gee whiz betty draper…

I think i mentioned this before… Le Rainy Day’s, Marisa introduced me to Mad Men and ever since it has been a full-blown addiction.  Especially with ever-so-dreamy star and ice queen, Betty Draper… Seeing as fashion is taking a turn for the 60’s, there is no better inspiration than this effortless beauty played by actress January Jones.

Jon Hamm and January Jones, channeling their Mad Men characters. Photographed at the Lightbourne House, in Lyford Cay, Nassau, the Bahamas. Photograph by Annie Leibovitz; styled by Michael Roberts.

“A lot of what I do with Betty is in the eyes,” says Jones. “A lot of the feelings are unspoken, so that’s kind of been fun to play with.” Photograph by Annie Leibovitz; styled by Michael Roberts.

Asked about his favorite scenes with Jones, Hamm says, “It’s always fun when we fight. I think January would agree with that.” Photograph by Annie Leibovitz; styled by Michael Roberts.

Hamm “has this wonderful sadness and lost quality in his eyes,” said director Alan Taylor. “It’s a rare quality for a strapping leading man.” Photograph by Annie Leibovitz; styled by Michael Roberts.

“A lot of what I do with Betty is in the eyes,” says Jones. “A lot of the feelings are unspoken, so that’s kind of been fun to play with.” Photograph by Annie Leibovitz; styled by Michael Roberts.

“Betty’s whole life is a façade,” says Jones. “If she can’t keep up the pretense everything is perfect, she will crumble and die, I think.” Photograph by Annie Leibovitz; styled by Michael Roberts.

photography: Annie Leibovitz, Source: Vanity Fair, Title: Done and Betty’s Paradise Lost

Jones gave “one of the most remarkable auditions I’ve ever seen,” said Matthew Weiner.

photography: Annie Leibovitz, source: Vanity Fair

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source: collectorsweekly

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butterfly inspiration! source:

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one of my favorite Betty Draper Moments from season 1

An Interview with Scott Buckwald, Prop Master for the Hit TV Show Mad Men October 15th, 2009

By Maribeth Keane and Jessica Lewis (Copyright 2009 The Collectors Weekly)

Scott Buckwald has been the prop master on a variety of popular movies and television programs, including Race to Witch Mountain and The Prestige. Recently, Buckwald spoke with us about his experiences as a prop master for AMC’s hit show Mad Men. He discussed what life was like in the early 1960s, when Mad Men takes place, and the lengths he had to go to to source and create authentic period props for the show.  He also talked about TV and movie props generally, and his personal experience as a collector.

I always wanted to work in film, but I didn’t have anybody in my family who worked in the film business. I’ve been a major movie buff since I was a child, and I’ve always been very meticulous. I’ve always been a collector. The Beatles are definitely my main thing, but my wife and I collect old metal lunch boxes and I’ve always just been good at holding onto things.

A prop is anything you can carry in your hand or, in this case, wear on your finger. This still of Joan Holloway (Christina Hendricks) is from Mad Men, Episode 1.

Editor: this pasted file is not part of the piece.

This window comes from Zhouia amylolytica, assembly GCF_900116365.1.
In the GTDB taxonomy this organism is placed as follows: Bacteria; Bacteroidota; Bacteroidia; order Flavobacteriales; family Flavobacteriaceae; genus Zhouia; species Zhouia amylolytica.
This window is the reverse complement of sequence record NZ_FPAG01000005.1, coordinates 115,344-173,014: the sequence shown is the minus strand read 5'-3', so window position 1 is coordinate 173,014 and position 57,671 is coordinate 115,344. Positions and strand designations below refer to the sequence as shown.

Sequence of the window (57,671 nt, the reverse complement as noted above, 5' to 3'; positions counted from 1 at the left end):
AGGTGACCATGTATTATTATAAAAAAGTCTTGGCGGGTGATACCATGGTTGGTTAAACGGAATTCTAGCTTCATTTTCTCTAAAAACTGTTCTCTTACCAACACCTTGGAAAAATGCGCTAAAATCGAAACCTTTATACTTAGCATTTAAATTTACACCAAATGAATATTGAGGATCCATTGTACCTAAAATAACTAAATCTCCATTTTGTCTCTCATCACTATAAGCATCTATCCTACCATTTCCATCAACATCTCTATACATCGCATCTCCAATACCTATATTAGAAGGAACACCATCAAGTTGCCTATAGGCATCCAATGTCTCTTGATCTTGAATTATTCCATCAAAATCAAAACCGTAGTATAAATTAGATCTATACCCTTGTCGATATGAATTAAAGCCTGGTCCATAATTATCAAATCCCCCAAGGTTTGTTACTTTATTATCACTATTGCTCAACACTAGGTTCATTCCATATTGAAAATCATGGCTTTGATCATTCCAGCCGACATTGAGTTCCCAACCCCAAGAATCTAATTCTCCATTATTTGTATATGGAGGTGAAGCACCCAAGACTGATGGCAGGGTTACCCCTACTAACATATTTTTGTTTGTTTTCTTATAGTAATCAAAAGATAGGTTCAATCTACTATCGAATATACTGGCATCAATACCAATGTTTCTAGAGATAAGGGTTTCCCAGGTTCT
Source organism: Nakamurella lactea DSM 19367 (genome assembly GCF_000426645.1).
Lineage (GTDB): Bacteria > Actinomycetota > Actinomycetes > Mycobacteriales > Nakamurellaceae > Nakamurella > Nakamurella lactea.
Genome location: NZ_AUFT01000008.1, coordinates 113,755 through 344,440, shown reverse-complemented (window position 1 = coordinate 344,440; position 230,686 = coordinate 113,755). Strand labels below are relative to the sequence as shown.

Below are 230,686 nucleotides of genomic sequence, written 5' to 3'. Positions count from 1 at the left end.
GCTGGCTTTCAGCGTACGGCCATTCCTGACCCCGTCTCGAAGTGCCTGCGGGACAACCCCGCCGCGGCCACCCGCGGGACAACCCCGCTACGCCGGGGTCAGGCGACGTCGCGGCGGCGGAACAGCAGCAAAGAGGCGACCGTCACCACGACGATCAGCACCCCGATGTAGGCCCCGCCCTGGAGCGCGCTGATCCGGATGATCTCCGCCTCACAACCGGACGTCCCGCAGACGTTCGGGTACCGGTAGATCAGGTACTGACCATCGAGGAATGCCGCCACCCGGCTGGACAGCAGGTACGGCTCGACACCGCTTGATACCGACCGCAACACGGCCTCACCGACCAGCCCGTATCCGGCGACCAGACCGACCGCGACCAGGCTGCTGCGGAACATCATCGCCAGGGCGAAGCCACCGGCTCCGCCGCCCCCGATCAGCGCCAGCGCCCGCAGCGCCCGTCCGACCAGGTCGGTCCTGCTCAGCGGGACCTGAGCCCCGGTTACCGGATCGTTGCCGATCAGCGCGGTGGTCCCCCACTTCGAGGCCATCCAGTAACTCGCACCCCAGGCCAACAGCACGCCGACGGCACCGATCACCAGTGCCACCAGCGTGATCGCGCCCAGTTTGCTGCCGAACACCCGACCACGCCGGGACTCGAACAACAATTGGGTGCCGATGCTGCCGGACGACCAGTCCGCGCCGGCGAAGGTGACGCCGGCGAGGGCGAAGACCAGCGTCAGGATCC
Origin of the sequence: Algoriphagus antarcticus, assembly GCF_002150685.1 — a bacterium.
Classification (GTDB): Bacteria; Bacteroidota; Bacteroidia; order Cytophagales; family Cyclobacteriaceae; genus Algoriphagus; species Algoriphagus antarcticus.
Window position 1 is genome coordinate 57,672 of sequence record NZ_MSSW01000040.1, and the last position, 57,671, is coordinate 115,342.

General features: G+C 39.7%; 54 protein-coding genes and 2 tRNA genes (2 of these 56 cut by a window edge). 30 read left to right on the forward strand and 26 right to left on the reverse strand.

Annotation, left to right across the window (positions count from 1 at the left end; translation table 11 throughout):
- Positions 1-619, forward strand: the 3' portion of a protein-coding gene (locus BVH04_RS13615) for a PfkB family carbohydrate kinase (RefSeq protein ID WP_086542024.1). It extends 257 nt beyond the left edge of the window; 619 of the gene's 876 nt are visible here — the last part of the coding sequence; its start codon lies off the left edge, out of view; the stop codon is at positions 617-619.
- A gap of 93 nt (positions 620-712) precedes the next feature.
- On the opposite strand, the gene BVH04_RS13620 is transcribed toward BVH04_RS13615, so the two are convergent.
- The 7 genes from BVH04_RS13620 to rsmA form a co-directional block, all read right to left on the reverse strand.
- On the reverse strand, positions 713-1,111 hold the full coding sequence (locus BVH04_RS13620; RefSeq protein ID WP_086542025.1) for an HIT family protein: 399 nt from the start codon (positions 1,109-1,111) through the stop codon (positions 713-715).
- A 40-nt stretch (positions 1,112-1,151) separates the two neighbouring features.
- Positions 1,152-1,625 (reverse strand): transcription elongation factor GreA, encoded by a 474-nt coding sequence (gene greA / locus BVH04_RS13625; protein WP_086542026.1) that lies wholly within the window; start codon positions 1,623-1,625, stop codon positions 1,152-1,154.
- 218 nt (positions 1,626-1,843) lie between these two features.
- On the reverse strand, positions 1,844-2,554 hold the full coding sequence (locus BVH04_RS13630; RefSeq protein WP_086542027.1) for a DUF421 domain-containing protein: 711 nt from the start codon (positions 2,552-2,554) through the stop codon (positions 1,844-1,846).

I have a fairly nice collection of movie memorabilia. For example, I like collecting police badges. I did the first props for The Shield, so I have Michael Chiklis’ detective badge. I’ll also collect autographs of all the actors I’ve worked with, which is something I started very early in my career. Usually I’ll have them sign a photograph or, if they have them, a lunch box or an action figure. I’m kind of geeky in that respect.

I studied history in college, which was great training for doing prop research. When I got out of school, I started pursuing film. I started out as a production assistant. It was like going to summer camp—you see all the different activities, and you just decide which direction you want to head in. I’ve always been good at tinkering and building things, making little toys and trinkets, so I was attracted to the props department. I started doing movies that had budgets that you and I could probably put together with our spare change. But 20 years later, here I am, so it found me as much as I found it.

There are many steps to it. It’s not just going out and finding the props; it’s also maintaining them, putting them in the actor’s hand, making sure that the continuity is correct, and making sure the props are always available. So it’s very much a full-time job. I went to work yesterday at noon and got home this morning at 5:00 am. It was a very long day.

It’s also a lot of fun. We were in the process of wrapping a movie last night, so I just got Betty White’s autograph, which was a kick. She signed a picture of herself firing a handgun from a recent TV episode she did. It’s a very uncharacteristic picture. It’s a funny photo. She was just amazing to work with.

In 1995, I was working with Kevin Pollak. We took continuity pictures every time he came into a room wearing eyeglasses and a watch and what not—we take a picture in every scene just to match it. Every single time we took a picture of Kevin, he would flip us off. He would just give us the middle finger. I decided this would be my constant. So, since 1995, I’ve made sure to get at least one picture of every actor I’ve worked with flipping me off, except Betty White. Having 86-year-old Betty White giving me a grimace and a middle finger would be worth the price of admission. I would love to do that.

One of the nice things about doing props on set is that I have a one-on-one relationship with the actors. Because I have physical contact with them we get to talk, so a relationship can develop.

read on at collectorsweekly

  1. Marisa said:

    betty draper you kill me. major girl crush.

  2. Matt said:

    Perfection! We live in the wrong era!

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